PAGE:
Remember when hip-hop was more about stylistic innovation than thuggish threats and materialistic boasts? Human beat box Rahzel does. On his playful and assured debut album, "Make the Music 2000" (MCA), Rahzel follows in the sneaker imprints of Doug E. Fresh, Biz Markie and the late Buffy of the Fat Boys by using his voice to mimic the beats made by a computerized drum machine and other sounds associated with hip-hop. But where in the past the beat box has primarily been used as a gimmick, Rahzel, who comes to the 9:30 club Saturday, is raising it to the level of art.
On the current radio hit "Southern Girl," Rahzel's ticking beat box provides a warm and airy backdrop for singer Erykah Badu's charming free-form embrace of Southern stereotypes: "I'm a Southern girl/ Countrified/ Everything I eat is fried/ Got a Southern drawl/ I'm so country y'all." Listening to the song, it's hard to tell whether the booming backbeat is being made solely by Rahzel. But the album credits make it clear: "This track contains no instruments, no samples, nothing but pure vocals."
Throughout "Music," Rahzel radically expands the beat-box canon of sounds. On "To the Beat," with rapper Q-Tip, he imitates violins, organs, bass and guitar. And on "Steal My Soul," he pits his best horn imitation against Branford Marsalis's award-winning saxophone.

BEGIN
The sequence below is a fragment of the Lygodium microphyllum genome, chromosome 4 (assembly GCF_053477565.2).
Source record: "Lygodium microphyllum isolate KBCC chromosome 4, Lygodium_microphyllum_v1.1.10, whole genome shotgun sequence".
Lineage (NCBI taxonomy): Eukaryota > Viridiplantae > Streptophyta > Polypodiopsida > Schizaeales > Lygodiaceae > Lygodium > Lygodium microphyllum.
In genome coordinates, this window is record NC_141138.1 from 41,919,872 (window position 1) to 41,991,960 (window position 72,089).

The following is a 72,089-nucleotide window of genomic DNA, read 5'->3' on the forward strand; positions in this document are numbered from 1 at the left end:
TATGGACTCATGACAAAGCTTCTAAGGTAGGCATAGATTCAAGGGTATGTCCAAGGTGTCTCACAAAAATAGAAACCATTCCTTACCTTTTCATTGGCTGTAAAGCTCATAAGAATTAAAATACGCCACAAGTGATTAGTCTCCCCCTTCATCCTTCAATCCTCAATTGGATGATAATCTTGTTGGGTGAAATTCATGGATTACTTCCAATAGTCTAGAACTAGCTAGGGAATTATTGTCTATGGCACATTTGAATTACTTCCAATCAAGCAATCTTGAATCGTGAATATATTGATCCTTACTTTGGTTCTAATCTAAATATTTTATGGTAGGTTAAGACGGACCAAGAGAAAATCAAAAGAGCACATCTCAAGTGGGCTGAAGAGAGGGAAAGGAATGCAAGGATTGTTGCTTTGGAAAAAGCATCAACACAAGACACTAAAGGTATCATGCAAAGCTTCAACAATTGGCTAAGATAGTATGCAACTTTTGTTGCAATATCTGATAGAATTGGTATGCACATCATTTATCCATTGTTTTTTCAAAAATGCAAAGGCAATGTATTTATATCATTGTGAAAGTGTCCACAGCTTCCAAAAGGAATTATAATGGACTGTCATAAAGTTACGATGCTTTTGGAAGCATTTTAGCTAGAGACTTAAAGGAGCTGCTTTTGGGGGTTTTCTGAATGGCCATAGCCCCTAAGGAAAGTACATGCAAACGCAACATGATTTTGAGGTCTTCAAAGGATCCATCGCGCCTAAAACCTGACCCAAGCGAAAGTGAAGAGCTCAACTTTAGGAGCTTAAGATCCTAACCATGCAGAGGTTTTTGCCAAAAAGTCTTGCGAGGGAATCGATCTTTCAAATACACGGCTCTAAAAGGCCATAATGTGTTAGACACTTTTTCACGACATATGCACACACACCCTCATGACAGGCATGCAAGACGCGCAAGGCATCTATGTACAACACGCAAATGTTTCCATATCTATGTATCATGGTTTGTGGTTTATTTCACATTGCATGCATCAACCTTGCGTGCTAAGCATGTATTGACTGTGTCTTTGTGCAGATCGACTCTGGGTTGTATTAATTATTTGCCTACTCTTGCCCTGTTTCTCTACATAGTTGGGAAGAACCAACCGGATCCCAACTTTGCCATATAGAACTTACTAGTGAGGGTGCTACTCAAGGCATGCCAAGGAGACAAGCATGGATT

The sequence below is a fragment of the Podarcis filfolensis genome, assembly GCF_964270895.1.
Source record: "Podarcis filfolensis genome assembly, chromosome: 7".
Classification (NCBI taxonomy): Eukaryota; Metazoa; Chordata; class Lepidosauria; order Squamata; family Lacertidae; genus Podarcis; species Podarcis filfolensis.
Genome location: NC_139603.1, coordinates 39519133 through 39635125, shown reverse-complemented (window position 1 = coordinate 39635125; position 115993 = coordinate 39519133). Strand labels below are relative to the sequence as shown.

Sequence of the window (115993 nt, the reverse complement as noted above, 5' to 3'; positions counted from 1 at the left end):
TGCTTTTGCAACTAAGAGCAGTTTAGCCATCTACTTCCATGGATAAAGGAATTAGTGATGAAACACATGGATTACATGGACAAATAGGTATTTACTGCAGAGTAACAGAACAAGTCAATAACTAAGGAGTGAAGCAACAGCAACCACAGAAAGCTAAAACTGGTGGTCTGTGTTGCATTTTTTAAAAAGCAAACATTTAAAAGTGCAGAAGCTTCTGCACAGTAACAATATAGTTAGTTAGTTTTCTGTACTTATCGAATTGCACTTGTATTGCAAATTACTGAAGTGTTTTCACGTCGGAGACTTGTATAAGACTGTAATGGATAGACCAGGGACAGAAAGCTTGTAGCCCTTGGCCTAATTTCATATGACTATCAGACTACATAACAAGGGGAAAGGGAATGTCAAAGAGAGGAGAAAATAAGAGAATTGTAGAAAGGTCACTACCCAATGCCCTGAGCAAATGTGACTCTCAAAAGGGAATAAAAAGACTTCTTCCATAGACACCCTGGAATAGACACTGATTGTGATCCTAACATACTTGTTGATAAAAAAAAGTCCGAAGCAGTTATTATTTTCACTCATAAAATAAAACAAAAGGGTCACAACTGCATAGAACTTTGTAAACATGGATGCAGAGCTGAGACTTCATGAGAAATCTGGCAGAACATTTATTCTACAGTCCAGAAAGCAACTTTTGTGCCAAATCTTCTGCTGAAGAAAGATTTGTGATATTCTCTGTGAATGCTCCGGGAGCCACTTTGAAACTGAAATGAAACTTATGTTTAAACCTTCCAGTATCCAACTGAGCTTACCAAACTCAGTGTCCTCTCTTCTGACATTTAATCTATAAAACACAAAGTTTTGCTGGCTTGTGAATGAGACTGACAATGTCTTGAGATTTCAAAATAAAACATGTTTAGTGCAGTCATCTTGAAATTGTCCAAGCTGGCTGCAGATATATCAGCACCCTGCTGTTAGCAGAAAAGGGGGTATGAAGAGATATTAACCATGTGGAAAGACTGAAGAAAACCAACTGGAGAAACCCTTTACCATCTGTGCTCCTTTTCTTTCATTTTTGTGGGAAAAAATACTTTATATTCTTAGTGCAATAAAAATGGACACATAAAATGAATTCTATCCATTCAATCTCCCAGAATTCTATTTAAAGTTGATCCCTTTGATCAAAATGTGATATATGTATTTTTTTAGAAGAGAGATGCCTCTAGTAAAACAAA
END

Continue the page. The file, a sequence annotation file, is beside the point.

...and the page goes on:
Rahzel's virtuoso tour de force is "If Your Mother Only Knew," a two-minute interlude recorded live in concert, where Rahzel performs the chorus of a song and the beat behind it at the same time. The effect is as astonishing as watching an acclaimed illusionist or a circus contortionist. You're left slack-jawed, wondering, "How'd he do that?"
In the video for the funky Pete Rock-produced single "All I Know," Rahzel's prowess is fancifully explained by depicting him as a hip-hop cyborg with a noise-generating computer chip in his head and a microphone jack in his right hand. But while admittedly eye-catching, these images miss the whole point of Rahzel's appeal. On "Music," he's not a cold, beat-spewing automaton but rather the sentimental favorite in a rhythmic battle of man vs. machine.
(To hear a free Sound Bite from this album, call Post-Haste at 202-334-9000 and press 8173.)
GZA: 'Beneath the Surface'There are many reasons why the once-infallible Wu-Tang Clan has fallen from hip-hop's highest heights, some of which are found on "Beneath the Surface" (MCA), the latest album by founding group member Genius, also known as the GZA. The album contains all the elements of Wu-Tang's trademark sound: the foreboding strings, the ominous piano tinkles, the unrelenting hypnotic beats. But at this point, the sound has neither the shock of the new nor the wow of the improved.
GZA's rhymes, which were so compelling on his last album, "Liquid Swords," also seem dull and uninspired this time around. The track "Publicity" is GZA's follow-up to his previous album's clever "Labels," which incorporated the names of numerous record companies into a rhyme. "Publicity," which similarly utilizes magazine titles, has a staid, "been there done that" quality, as does much of the album. At best, it reminds you of the captivating "Liquid Swords." And at worst it makes you wish that you were listening to that album instead of enduring its plodding successor.
(To hear a free Sound Bite from this album, call Post-Haste at 202-334-9000 and press 8174.)
CAPTION: The human beat box Rahzel, left, and Wu-Tang founding father GZA.